Guilford County Schools is launching a pilot program during summer school to test touchless body scanners at some high schools. Parents and community members can see how they work during two open houses this week.
The scanners are installed at the entrance of Smith High School and High Point Central High.
District leaders say the touchless technology known as Evolv Express can screen 3,600 people per hour and works ten times faster than metal detectors. Students don't have to take their bags off or empty their pockets because it has the ability to determine the difference between weapons and ordinary daily items such as keys and computers.
Executive Director of Safety and Emergency Management with the school system, Mike Richey, says this program is meant to address concerns about long lines, privacy, and staffing.
“This scanner system is for high volumes of people to come into school and it's really directed at schools where the threats are from internal, which is what the evidence shows for high schools,” says Richey.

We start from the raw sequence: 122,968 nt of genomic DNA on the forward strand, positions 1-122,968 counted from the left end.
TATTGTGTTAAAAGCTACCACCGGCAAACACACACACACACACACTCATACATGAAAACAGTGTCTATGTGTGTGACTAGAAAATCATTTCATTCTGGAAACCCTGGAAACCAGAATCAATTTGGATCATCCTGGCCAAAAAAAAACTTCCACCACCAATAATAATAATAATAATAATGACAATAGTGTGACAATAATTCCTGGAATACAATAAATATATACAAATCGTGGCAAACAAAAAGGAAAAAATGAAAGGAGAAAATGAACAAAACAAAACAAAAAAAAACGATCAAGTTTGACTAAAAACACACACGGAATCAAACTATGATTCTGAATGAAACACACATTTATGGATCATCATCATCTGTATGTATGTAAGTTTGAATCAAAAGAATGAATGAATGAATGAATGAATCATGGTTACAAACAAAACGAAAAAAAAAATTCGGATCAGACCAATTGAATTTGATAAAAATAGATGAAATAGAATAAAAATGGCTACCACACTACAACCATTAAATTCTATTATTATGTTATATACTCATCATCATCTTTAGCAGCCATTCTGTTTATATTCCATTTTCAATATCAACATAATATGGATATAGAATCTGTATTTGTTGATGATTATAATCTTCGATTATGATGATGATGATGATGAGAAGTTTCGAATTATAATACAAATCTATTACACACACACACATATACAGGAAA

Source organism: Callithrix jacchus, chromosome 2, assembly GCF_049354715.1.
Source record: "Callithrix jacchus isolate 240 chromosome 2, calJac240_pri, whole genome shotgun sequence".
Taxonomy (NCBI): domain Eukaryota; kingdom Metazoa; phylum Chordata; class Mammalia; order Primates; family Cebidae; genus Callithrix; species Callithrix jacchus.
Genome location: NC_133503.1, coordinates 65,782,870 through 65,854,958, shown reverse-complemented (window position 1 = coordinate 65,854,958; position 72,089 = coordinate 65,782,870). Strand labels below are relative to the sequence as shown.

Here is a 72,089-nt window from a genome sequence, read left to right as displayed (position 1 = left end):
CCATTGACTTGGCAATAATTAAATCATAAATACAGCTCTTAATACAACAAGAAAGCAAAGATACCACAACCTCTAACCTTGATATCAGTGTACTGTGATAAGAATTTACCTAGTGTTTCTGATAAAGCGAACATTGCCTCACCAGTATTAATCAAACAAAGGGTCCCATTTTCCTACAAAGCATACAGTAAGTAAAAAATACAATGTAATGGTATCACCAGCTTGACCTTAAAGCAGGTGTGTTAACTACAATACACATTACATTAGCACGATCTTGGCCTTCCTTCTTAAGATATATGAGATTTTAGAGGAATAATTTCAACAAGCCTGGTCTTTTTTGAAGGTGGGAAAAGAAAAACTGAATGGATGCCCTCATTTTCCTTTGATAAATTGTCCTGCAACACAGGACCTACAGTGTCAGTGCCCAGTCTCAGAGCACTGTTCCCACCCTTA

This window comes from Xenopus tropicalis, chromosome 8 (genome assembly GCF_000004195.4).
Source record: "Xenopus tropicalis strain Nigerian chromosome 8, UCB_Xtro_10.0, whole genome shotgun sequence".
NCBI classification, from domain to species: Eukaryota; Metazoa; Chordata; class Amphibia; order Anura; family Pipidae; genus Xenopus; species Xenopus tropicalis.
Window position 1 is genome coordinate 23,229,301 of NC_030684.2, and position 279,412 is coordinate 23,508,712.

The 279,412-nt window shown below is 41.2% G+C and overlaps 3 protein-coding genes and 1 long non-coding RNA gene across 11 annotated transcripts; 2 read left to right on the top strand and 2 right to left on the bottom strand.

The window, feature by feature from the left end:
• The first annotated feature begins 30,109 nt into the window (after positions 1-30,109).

Guilford County Schools says it does not collect or store any personally identifiable information. Federal COVID relief dollars are being used to fund the technology.
Richey says five handguns were confiscated on campuses this past school year and a report of a sixth one was made, but never found.
“And I will say this all day every day: the number one thing that we can do for school safety is create strong relationships within our schools," says Richey. "This is one more layer that will help us in securing a location that we believe we can secure better.”
An open house to learn more about the scanners will be held at Smith High on June 22, and at High Point Central on June 23. Both will take place from 4 to 6 p.m.
The district will collect feedback from the open house. If the program is successful, the technology will be installed in all high schools in Guilford County.
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